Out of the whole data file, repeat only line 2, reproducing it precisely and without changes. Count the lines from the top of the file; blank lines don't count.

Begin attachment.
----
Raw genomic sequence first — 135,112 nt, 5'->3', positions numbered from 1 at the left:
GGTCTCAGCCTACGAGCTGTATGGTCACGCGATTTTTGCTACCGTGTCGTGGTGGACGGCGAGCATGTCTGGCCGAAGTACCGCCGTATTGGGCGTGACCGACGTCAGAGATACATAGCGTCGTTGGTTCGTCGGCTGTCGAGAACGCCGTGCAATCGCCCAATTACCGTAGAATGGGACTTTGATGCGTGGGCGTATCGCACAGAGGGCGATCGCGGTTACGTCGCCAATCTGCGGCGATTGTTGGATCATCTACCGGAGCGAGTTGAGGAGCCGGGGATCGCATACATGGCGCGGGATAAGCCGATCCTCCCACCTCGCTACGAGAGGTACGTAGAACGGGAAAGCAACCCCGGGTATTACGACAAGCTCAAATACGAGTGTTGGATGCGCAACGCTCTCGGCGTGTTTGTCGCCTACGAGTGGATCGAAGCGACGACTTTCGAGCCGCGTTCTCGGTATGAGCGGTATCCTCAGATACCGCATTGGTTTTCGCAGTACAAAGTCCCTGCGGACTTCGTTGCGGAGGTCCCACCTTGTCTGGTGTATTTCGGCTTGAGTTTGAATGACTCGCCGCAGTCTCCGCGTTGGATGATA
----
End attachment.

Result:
GGTCTCAGCCTACGAGCTGTATGGTCACGCGATTTTTGCTACCGTGTCGTGGTGGACGGCGAGCATGTCTGGCCGAAGTACCGCCGTATTGGGCGTGACCGACGTCAGAGATACATAGCGTCGTTGGTTCGTCGGCTGTCGAGAACGCCGTGCAATCGCCCAATTACCGTAGAATGGGACTTTGATGCGTGGGCGTATCGCACAGAGGGCGATCGCGGTTACGTCGCCAATCTGCGGCGATTGTTGGATCATCTACCGGAGCGAGTTGAGGAGCCGGGGATCGCATACATGGCGCGGGATAAGCCGATCCTCCCACCTCGCTACGAGAGGTACGTAGAACGGGAAAGCAACCCCGGGTATTACGACAAGCTCAAATACGAGTGTTGGATGCGCAACGCTCTCGGCGTGTTTGTCGCCTACGAGTGGATCGAAGCGACGACTTTCGAGCCGCGTTCTCGGTATGAGCGGTATCCTCAGATACCGCATTGGTTTTCGCAGTACAAAGTCCCTGCGGACTTCGTTGCGGAGGTCCCACCTTGTCTGGTGTATTTCGGCTTGAGTTTGAATGACTCGCCGCAGTCTCCGCGTTGGATGATA